Dr. Douglas Darling
Professor of Molecular, Cellular and Craniofacial Biology
Email Dr. Darling
Phone Number: 502-852-5508
Address: 303 Dentistry
Lousville, KY 40202
Ph.D., 1983, University of Washington
Area of Interest:Transcriptional regulation of neurodevelopment
Investigators:Dr. Venkatesh Srirangapatnam
Research InterestsOur laboratory is interested in the regulation of gene transcription in eucaryotic cells. We are investigating the molecular mechanism of action of the zfh family of transcription factors. We have isolated cDNA and genomic clones of the Zinc Finger Homeodomain Enhancer-binding Protein (Zfhep) gene. Zfhep is essential for life as well as T-cell development, craniofacial development, and skeletal patterning. Current projects investigate the role of Zfhep and related genes in early development, and the molecular interactions that underlie those roles. For example, we are studying the molecular basis for cleft palate in knock-out mice, post-translational processing of Zfhep, and the role of Zfhep in neurogenesis. In addition, we are interested in the molecular action of nuclear receptors, including how Zfhep influences nuclear receptors and other endocrine signals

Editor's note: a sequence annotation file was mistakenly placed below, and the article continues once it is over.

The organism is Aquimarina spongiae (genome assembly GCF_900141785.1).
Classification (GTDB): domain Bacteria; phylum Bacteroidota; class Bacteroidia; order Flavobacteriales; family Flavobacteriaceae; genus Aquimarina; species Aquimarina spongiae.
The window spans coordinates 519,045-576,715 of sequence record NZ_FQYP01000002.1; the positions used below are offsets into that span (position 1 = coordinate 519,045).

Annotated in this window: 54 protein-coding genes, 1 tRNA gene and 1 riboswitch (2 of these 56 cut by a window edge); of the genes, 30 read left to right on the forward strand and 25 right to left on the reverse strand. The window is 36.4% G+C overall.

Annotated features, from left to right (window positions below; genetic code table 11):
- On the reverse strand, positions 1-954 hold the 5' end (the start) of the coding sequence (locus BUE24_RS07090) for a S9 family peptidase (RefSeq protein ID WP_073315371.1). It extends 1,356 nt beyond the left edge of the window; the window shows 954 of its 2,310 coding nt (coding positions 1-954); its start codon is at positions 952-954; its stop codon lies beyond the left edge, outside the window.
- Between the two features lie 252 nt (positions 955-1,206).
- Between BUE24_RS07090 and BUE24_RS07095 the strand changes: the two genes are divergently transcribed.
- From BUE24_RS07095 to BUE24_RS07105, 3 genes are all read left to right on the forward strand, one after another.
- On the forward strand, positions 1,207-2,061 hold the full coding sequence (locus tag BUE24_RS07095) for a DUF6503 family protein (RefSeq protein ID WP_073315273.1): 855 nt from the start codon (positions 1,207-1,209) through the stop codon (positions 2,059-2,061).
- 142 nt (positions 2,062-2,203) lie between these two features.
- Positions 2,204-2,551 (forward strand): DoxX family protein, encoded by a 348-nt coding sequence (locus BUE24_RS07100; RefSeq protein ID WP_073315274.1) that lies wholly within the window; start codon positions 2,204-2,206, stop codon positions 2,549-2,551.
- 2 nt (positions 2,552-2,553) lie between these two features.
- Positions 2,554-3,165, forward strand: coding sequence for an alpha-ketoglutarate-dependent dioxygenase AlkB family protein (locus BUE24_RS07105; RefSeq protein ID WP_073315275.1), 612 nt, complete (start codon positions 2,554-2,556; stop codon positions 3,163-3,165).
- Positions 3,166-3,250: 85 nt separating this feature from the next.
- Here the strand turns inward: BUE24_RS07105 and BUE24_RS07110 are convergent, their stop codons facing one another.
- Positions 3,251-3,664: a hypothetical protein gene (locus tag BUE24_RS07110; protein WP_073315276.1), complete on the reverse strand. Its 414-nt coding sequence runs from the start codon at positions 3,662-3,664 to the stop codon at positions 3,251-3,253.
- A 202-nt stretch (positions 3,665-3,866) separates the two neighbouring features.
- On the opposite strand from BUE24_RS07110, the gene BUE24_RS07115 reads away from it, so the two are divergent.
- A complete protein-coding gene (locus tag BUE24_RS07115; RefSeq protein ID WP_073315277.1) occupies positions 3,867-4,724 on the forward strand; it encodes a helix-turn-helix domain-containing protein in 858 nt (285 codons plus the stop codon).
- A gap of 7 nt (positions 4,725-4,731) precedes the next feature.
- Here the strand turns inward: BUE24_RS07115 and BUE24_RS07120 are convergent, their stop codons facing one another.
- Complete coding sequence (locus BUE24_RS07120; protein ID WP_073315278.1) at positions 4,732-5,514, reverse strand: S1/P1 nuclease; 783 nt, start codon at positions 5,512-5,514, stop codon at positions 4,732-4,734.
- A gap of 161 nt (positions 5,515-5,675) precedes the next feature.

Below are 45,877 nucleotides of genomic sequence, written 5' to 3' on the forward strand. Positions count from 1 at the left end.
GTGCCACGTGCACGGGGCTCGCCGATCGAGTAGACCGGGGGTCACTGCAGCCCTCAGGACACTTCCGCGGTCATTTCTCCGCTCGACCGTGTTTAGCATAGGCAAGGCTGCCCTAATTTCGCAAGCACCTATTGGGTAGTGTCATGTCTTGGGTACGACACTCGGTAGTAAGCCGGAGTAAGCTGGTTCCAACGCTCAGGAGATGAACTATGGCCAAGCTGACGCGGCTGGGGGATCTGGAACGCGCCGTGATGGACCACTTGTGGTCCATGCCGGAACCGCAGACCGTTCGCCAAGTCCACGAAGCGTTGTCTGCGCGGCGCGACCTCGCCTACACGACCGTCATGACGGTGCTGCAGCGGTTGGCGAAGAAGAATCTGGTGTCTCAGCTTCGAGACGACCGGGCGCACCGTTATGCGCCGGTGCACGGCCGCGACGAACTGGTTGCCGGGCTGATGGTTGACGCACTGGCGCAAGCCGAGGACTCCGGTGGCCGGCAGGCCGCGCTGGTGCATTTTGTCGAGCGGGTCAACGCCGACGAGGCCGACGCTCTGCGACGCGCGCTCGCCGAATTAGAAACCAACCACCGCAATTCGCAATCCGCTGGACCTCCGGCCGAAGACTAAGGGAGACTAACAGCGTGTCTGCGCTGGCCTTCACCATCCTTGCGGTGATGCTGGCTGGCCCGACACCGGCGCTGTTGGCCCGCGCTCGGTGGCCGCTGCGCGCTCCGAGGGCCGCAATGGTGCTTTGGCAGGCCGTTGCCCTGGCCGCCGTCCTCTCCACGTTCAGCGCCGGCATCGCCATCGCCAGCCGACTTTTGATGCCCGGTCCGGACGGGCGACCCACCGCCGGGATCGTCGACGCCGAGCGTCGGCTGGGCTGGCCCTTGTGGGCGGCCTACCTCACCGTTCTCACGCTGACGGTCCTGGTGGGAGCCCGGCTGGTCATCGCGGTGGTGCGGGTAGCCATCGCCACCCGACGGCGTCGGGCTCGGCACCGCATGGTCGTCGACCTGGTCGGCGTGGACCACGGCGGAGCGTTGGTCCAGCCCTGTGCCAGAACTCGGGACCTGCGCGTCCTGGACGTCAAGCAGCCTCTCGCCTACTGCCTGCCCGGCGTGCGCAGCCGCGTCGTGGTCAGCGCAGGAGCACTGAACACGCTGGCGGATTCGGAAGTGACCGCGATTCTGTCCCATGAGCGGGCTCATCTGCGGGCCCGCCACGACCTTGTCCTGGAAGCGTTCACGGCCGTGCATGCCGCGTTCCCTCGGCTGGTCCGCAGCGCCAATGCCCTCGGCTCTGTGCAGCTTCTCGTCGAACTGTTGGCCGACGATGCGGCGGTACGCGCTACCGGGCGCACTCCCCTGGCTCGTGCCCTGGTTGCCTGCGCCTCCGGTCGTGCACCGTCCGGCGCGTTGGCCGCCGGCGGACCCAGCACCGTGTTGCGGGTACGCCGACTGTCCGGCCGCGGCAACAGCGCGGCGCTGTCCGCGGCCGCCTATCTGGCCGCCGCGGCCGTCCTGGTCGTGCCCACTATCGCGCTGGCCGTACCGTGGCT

Darling D.S., Stearman R.P., Qi Y, Qiu M., and Fellar J.P. (2003) Expression of Zfhep/δEF1 protein in palate, neural progenitors, and differentiated neurons. Gene Expression Patterns 3: 709-717.
Smith, G.E. and Darling, D.S. (2003) Combination of a Zinc Finger and Homeodomain required for protein-interaction. Mol. Biol. Reports. 30 (4):199-206.
Costantino, M.E., Smith, G.E. and Darling, D.S. (2002) Cell-Specific Phosphorylation of Zfhep Transcription Factor. Biochem. Biophys. Res. Com. 296: 368- 373
Yen, G., Croci, A., Dowling, A., Zhang, S., Zoeller, R.T., Darling, D.S. (2001) Developmental and functional evidence of a role for Zfhep in neural cell development. Brain Research: Molecular Brain Research. 96 (1-2): 59-67.
Cabanillas A.M., Smith G.E., Darling D.S. (2001) T3-Activation of the Rat Growth Hormone Gene is Inhibited by a Zinc Finger/Homeodomain Protein. Mol Cell Endocrinol. 181:131-137.
Li, J., Yen, T-Y, Allende, M.L., Joshi, R.K., Cai, J., Pierce, W.M., Jaskiewicz, E., Darling, D.S., Macher, B.A. and Young, W.W., Jr. (2000) -Disulfide Bonds of GM2 synthase homodimers. Antiparallel orientation of the catalytic domains. J. Biol. Chem. 275: 41476-41486.
Cowley D.J., Moore Y.R., Joyce P.B., Darling D.S., Gorr S.U. (2000) Cell-type specific sorting of chromogranin A in endocrine GH4C1 and neuroendocrine PC12 cells. J. Biol. Chemistry 275(11): 7743-7748.
Darling D.S., Gaur N.K., Zhu B. (1998) A zinc finger homeodomain transcription factor binds specific thyroid hormone response elements. Mol. Cell. Endo. 139: 25-35.
Zhu G., Jaskiewicz E., Bassi R., Darling D.S., Young W.W., Jr. (1997) b1,4 N acetylgalactosaminyltransferase (GM2/GD2/GA2 synthase) forms homodimers in the endoplasmic reticulum: A strategy to test for dimerization of golgi membrane proteins. Glycobiology 7: 987-996.
Darling D.S., and Belker A.M. (1997) The Genetics of Male Infertility. J. Urology 158: 550-551.